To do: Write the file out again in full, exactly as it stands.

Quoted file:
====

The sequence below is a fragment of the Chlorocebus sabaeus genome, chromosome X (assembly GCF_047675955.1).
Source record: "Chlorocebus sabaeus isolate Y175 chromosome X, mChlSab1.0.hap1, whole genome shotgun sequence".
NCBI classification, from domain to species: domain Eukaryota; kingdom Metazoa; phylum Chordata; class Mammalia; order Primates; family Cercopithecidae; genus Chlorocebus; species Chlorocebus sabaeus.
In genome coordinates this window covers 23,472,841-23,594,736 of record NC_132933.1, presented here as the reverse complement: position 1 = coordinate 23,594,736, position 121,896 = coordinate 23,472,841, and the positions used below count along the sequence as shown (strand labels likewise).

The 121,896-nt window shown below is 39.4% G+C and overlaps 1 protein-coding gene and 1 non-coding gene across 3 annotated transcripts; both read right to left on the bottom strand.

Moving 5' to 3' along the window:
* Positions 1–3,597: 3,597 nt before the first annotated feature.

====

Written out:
The sequence below is a fragment of the Chlorocebus sabaeus genome, chromosome X (assembly GCF_047675955.1).
Source record: "Chlorocebus sabaeus isolate Y175 chromosome X, mChlSab1.0.hap1, whole genome shotgun sequence".
NCBI classification, from domain to species: domain Eukaryota; kingdom Metazoa; phylum Chordata; class Mammalia; order Primates; family Cercopithecidae; genus Chlorocebus; species Chlorocebus sabaeus.
In genome coordinates this window covers 23,472,841-23,594,736 of record NC_132933.1, presented here as the reverse complement: position 1 = coordinate 23,594,736, position 121,896 = coordinate 23,472,841, and the positions used below count along the sequence as shown (strand labels likewise).

The 121,896-nt window shown below is 39.4% G+C and overlaps 1 protein-coding gene and 1 non-coding gene across 3 annotated transcripts; both read right to left on the bottom strand.

Moving 5' to 3' along the window:
* Positions 1–3,597: 3,597 nt before the first annotated feature.